Tired of playing the blame game? Both brokers and insurers need to sharpen up their act

It amazes me that since I started work as an insurance broker almost 35 years ago, the process of broking commercial business has hardly changed. Sure, we’ve found quicker ways of passing information between broker and underwriter – by email, fax and so on – but fundamentally it’s still a very manual process.

What has changed is the professionalism and expertise of both parties. Thirty-five years ago, most people who worked in the profession received a good level of formal training that safeguarded minimum standards. Regrettably, that no longer applies.

So I have been very interested in the lessons learned from our Network Trading Room pilot, launched in Yorkshire this summer. In a controlled environment, 50 brokers and six insurers have agreed to third-party scrutiny of their interaction while handling non-package commercial business.

The upshot is that we should all feel ashamed. This has led me to the question: are we a profession?

Brokers first. The monitors scrutinising the pilot assess all submissions received before they are passed on to underwriters, and remove any with inadequate information to underwrite the risk correctly. Unfortunately for some brokers, 80% of their submissions fall into this category.

The monitors must then obtain the missing information, and it is apparent from their enquiries that the people compiling the submissions often do not have the level of knowledge, understanding or experience to complete the task satisfactorily. This is a problem for brokers because ultimately it means they are not getting the best prices from the underwriters.

Now to the insurers. Underwriters often cite an incomplete submission as a reason not to provide a quotation. In our study, the monitors ensure that underwriters have all the information they need to respond to every submission within any reasonable deadline set. The challenge we have is that in the open market it has become common practice for underwriters to simply bin large numbers of submissions without making any attempt to consider them. It’s almost become accepted behaviour – outrageous!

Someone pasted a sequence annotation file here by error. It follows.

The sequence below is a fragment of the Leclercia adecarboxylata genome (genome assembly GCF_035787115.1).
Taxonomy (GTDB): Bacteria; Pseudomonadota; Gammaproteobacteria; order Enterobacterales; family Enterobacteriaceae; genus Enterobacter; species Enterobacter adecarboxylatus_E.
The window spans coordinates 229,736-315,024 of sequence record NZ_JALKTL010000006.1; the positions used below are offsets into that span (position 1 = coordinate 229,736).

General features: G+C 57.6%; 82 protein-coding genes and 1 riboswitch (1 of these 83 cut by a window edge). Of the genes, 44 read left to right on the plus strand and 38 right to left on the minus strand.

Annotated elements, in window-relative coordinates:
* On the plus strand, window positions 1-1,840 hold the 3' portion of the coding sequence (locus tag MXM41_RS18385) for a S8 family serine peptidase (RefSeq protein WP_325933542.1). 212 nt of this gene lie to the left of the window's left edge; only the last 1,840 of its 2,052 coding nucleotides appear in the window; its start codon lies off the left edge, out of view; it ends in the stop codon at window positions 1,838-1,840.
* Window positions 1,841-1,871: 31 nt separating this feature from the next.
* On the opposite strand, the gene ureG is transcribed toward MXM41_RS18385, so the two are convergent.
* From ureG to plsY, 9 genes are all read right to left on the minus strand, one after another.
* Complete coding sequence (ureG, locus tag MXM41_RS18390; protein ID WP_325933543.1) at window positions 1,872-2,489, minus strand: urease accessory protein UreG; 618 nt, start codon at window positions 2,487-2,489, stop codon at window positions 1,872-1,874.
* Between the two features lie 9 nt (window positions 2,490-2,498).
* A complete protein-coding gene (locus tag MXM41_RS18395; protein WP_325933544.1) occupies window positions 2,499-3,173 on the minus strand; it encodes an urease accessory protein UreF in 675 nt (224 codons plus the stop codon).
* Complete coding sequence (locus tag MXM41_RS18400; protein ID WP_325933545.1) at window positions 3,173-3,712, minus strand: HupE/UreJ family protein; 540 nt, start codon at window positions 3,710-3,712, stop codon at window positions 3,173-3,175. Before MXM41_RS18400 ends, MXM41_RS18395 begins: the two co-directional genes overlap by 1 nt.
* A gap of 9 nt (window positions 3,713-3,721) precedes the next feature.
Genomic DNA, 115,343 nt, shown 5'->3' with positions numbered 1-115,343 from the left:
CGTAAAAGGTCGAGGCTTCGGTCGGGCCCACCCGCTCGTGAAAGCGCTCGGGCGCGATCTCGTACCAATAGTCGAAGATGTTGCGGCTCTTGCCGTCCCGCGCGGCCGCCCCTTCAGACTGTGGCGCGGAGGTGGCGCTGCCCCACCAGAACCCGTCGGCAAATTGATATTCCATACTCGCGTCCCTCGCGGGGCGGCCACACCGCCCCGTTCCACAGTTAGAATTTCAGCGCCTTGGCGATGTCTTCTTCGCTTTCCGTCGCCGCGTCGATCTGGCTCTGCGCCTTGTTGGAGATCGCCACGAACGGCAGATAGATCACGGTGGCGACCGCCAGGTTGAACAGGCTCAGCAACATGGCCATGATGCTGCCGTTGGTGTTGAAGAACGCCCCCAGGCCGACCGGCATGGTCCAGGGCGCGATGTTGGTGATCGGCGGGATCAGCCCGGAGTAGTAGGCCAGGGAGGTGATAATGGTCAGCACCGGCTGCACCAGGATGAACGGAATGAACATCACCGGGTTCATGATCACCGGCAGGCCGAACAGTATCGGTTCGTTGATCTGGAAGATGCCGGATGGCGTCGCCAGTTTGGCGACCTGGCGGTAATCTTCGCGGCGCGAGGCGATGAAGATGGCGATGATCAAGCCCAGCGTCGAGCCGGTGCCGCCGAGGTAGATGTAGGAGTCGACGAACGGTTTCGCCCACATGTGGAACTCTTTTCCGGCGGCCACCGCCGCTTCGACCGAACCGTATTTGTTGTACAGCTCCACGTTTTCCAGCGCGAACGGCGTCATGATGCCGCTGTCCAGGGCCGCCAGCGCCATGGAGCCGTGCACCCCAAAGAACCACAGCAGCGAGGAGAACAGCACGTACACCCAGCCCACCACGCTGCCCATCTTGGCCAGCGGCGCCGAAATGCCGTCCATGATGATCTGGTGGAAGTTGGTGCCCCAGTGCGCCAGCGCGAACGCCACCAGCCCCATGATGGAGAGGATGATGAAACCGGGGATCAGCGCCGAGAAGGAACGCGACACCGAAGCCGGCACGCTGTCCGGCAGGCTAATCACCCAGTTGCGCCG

Doesn’t this strike you as an enormous waste of everybody’s time? Perhaps even more pertinent, isn’t it also a waste of so much opportunity?

The irony is that the technology exists to put this right, and has done for some time. But changing habits is hard. Some brokers will continue to operate to low standards as long as there are insurers willing to accept them. Meanwhile, expecting underwriters to want their jobs to be taken over by computers looks, at face level, like expecting turkeys to vote for Christmas.

Adopting IT to streamline the process will not remove an underwriter from the process, but allow them to spend more time on fewer more complex risks. This will improve their expertise and raise their earnings.

Brokers should expect – no, demand – a response to every submission they make, but they too must ensure they are providing all the information an underwriter needs. Far too many adopt an approach of ‘throw some mud at the wall and eventually some will stick’. Don’t they see what this does to their reputation with underwriters?

This pilot allows the participants to see their shortcomings. Before it, there was little opportunity to do so and it was far too easy to blame someone else. It has been an uncomfortable journey for some but the good news is that standards are starting to improve.

So, come on. We’ve got to stop this approach of blaming one another. While the Aldermandbury Declaration is a start, we all need to recognise that we have shortcomings that need to be addressed. Only then can we once again aspire to being a profession rather than an industry. IT